While this addresses the nature of abstracta and how they exist as real objects, we need to address how they interact with the physical world. Eriugena does not offer much regarding how abstracta and physical objects interact in particular, though Linsky and Zalta’s position may offer insight on this issue. Due to the distinction between abstracta and physical objects, we cannot model physical and abstract relations as equivalent but rather treat them as distinct. This is due to the lack of an appearance/reality distinction for mathematical relations and the incomplete nature of mathematical theories. Linsky and Zalta suggest “they are just the way we specify them to be— they are creatures of theory just as much as mathematical objects, and as such, are indeterminate.”
Now that we have established the existence of physical and abstract relations, and their innate distinctions, we need to address how physical and abstract objects interact. While Moran states the physical/abstract object relation is an “isomorphism between intellectual structures and the structures of the real,” it can be observed in Eriugena’s model that he intended to assert that the entirety of nature interacts each to their own capacity. Linsky and Zalta concur by affirming that physical science is successful in the application of nonspatiotemporal things to spatiotemporal objects. They state this is possible due to the “structural relationships between different mathematical objects and features of the world.” As the structures within mathematical objects and physical objects have a high degree of affinity, interactions between both are possible as they are capable of exemplifying relations between one another.
Now that we have established how abstracta are real and how they interact, let’s explore the epistemology of how this can be proven. In the Periphyseon, Eriugena delineates his epistemology as “five means of interpretation” or on things can be said to have being or not have being. The first mode pertains to things “accessible to the senses and the intellect,” or things from which knowledge can be obtained a priori and a posteriori. The second mode pertains to the “orders and differences of created beings” where “an affirmation concerning the lower order is a negation concerning the higher, and so too a negation concerning the lower order is an affirmation concerning the higher.” The third mode pertains to things that have come into being and things that do not yet have being, resting in the “most secret folds of nature.” The fourth mode pertains to things that are “contemplated by intellect alone” and things subject to “generation and corruption.” The fifth mode is more theological, pertaining to those sanctified by grace are said to be and those who reject divinity are said not to be. In summation, Eriugena posits five epistemological methods: a means of obtaining knowledge a priori and a posteriori, a hierarchical categorical method, a method of differentiating things as the effects of causes and things that are virtual, a method for differentiating abstracta and physical objects, and the differentiation between the sanctified and those who renounce.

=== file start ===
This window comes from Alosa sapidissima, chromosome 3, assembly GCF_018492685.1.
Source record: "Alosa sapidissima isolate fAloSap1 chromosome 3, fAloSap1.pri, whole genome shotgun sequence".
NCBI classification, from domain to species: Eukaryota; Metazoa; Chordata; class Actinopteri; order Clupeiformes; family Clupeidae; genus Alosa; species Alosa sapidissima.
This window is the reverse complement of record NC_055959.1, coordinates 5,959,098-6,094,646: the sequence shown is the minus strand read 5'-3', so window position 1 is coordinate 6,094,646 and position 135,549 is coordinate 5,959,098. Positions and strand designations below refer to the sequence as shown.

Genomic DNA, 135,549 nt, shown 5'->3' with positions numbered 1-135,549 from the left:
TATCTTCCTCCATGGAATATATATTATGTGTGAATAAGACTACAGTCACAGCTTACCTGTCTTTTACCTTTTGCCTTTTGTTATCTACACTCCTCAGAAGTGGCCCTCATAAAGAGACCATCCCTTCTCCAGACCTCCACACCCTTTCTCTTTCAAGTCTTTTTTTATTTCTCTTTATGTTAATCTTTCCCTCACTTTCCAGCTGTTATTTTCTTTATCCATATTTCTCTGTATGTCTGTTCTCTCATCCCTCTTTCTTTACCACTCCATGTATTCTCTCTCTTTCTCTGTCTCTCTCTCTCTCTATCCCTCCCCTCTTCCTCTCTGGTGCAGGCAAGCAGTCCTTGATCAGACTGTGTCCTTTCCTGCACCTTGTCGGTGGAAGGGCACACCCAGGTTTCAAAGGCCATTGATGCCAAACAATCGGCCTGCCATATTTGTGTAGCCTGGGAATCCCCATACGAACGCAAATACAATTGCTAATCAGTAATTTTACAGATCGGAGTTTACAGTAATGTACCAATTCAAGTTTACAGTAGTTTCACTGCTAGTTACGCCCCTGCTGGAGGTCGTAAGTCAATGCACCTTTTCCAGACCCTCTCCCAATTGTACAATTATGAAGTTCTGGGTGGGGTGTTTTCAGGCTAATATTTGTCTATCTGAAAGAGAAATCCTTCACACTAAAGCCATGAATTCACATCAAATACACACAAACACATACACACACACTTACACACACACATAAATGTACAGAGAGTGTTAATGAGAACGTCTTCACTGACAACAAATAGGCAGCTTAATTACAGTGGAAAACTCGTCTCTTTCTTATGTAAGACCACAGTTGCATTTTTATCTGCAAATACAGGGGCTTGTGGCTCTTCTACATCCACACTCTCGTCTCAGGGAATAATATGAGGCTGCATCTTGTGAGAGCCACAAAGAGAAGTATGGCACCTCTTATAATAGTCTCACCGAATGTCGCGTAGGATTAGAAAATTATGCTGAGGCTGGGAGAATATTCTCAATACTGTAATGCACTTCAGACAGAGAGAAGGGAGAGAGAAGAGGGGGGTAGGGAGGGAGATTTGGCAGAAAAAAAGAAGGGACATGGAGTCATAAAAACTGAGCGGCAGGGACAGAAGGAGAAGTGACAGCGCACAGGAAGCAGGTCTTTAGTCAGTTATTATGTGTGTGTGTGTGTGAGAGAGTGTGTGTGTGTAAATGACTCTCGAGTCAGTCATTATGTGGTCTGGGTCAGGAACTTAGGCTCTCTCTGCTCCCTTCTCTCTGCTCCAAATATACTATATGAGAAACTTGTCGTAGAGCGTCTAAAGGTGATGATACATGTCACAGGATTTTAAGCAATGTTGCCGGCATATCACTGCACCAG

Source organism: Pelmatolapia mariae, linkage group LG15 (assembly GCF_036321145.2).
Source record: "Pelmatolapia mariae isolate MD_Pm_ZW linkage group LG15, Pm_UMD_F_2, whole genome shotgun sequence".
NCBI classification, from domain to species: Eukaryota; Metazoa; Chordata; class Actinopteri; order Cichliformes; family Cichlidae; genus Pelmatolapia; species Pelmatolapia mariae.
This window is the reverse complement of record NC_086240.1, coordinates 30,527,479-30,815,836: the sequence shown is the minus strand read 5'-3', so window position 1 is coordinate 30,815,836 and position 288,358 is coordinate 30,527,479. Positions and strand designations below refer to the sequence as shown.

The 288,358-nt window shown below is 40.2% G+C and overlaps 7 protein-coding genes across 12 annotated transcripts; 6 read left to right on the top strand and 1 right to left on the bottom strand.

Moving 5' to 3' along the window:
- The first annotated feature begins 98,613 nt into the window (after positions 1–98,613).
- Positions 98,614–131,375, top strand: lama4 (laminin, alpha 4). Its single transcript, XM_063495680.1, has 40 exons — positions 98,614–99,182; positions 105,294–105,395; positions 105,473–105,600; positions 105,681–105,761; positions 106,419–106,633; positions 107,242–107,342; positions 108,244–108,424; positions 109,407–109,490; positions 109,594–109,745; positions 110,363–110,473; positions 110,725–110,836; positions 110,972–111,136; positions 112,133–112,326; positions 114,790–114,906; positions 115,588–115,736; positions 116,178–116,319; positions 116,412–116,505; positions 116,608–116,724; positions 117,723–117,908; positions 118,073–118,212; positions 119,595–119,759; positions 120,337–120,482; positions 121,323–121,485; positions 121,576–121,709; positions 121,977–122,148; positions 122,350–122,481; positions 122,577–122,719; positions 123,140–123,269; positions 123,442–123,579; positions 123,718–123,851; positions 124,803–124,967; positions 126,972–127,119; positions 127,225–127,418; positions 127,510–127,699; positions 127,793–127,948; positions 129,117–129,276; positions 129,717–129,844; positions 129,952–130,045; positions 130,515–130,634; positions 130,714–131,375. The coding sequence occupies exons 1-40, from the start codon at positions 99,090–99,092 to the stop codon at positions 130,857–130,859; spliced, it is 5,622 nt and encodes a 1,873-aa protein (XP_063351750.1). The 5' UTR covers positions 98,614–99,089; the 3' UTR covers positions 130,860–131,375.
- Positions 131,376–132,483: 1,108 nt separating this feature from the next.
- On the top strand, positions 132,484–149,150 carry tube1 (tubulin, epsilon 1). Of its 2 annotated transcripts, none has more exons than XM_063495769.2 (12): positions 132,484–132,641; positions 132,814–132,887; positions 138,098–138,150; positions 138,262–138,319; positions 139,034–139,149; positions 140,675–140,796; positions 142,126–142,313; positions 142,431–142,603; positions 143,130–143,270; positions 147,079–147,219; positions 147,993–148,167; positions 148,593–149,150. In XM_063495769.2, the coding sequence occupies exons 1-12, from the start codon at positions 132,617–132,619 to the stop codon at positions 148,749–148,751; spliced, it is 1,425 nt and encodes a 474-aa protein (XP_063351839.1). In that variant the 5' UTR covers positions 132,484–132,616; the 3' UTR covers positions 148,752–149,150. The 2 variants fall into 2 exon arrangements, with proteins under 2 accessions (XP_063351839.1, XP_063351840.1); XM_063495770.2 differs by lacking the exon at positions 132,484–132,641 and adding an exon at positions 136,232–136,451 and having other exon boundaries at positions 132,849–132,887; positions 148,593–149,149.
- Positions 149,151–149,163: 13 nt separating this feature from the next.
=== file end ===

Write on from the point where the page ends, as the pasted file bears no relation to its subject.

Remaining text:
For our purposes, we will focus on the first and fourth modes as they are relevant to determining how we can know abstracta exist and their identification. Linsky and Zalta develop a similar epistemological model but are careful to address that identification and reference between abstracta and physical objects are not the same. While physical objects are capable of identification and reference through a combination of causal processes, referential intentions, and descriptive properties, abstracta are identified only by their descriptions. This is evident of the comprehension and identity principles in their Principled Platonism, that for “every condition on properties there is a unique abstract object that encodes just the properties satisfying the condition.”
To obtain knowledge of a particular abstract object does not require a causal connection to something else, but rather knowing them one-to-one is accomplished through description. If we understand the comprehension principle well enough, then we can know an abstract object completely. As such, it fits within Eriugena’s first epistemic mode as an a priori and synthetic means of obtaining knowledge that asserts the existence of abstracta encoding certain properties. As they are not identified through the observation of the physical world – they are not subject to confirmation or refutation through empirical evidence – the fourth epistemic mode asserts they are differentiated from physical objects as things “contemplated by intellect alone.” This does not change how we view physical world as Linsky and Zalta state “the objects of the natural world are still mind-independent, objective, and sparse, and the truths about them are discovered a posteriori. Eriugena’s first and fourth modes are concurrent with this position, affirming that both a priori and a posteriori are valid means of obtaining knowledge.
To conclude, we can establish a foundational philosophy of mathematics that posits abstracta are real through Eriugena’s ontological dialectic and epistemology. While his treatment of abstracta is unique within the history of Christian Platonism and Irish Christianity, he lacks a sufficient argument or a rigorous treatment on how exactly they interact and how their existence as real objects can be proven. It is through the application and dialogue of Linsky and Zalta’s Platonized Naturalism that Eriugena’s philosophy is clarified. This provides a robust understanding on the existence of abstracta, and their interactions within the physical world, providing a philosophical position within Celtic Christianity that is concurrent with contemporary analytical philosophy.